The Four Senses of Scripture: The Moral Sense

Over at The Catholic Weekly, we continue our look at the Four Senses of Scripture:

One of the big things Jesus emphasises is that deeds matter more than words.  He tells the Parable of the Two Sons (Matthew 21:28-31) to drive this home.  The father asks his two sons to go and work in the vineyard.  One son says “yes” but doesn’t go.  The other son says “no” but does go.  “Which of the two sons did his father’s will?” asks Jesus in one of the easiest pop quizzes of all time.

Likewise, he remarks:

“Not every one who says to me, ‘Lord, Lord,’ shall enter the kingdom of heaven, but he who does the will of my Father who is in heaven. On that day many will say to me, ‘Lord, Lord, did we not prophesy in your name, and cast out demons in your name, and do many mighty works in your name?’ And then will I declare to them, ‘I never knew you; depart from me, you evildoers.’” (Matthew 7:21-23)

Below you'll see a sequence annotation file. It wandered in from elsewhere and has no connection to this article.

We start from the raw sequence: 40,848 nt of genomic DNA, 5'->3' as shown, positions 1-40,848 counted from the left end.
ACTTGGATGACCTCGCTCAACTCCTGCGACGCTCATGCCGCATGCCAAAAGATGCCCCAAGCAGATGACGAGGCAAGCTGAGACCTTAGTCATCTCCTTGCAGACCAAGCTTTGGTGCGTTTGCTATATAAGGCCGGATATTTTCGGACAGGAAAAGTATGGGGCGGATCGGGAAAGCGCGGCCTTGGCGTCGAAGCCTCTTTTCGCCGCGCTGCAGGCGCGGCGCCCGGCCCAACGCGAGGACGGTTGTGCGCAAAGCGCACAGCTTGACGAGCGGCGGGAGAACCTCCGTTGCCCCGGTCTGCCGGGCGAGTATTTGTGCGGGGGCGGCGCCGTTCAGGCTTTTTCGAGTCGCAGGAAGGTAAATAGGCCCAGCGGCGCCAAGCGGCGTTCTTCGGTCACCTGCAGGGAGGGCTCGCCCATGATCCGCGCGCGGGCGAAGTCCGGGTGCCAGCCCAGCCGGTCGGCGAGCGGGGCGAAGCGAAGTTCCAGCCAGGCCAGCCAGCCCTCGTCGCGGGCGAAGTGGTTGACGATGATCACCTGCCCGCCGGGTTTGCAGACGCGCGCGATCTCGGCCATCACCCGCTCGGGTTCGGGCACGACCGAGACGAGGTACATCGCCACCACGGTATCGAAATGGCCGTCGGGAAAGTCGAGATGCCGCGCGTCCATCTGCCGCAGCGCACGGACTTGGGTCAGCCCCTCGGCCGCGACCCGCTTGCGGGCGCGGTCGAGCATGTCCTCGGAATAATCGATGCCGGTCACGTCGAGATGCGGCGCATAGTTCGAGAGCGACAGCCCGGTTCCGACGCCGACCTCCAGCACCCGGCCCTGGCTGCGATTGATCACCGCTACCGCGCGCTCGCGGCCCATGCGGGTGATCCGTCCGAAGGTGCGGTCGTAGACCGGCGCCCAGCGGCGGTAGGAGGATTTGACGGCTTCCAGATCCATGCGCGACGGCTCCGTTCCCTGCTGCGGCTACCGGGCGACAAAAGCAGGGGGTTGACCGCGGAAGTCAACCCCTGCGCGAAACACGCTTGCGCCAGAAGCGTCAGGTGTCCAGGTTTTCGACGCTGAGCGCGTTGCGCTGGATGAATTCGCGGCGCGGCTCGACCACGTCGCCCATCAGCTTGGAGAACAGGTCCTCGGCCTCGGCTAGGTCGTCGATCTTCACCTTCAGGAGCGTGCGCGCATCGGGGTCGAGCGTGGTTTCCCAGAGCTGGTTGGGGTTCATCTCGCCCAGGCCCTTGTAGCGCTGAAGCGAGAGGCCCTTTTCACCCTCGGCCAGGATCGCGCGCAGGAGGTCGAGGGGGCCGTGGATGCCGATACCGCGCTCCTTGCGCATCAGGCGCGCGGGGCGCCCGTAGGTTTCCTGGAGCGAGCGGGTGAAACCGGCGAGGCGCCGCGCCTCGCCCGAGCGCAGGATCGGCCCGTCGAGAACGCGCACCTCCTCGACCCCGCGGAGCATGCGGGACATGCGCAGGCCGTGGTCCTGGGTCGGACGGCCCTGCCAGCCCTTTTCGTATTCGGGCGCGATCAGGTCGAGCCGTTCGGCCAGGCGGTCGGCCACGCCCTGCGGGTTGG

Again, the key is obedience to the Father’s will, not pious blabber and not virtue-signaling for the praise of human beings.

In short, it is not enough to say correct things about Jesus. We must do what he commands.  And because Scripture concerns itself not only with telling us about Jesus, but with helping to instruct us to obey Jesus, it therefore has a third sense—the Moral Sense.

Much more here.


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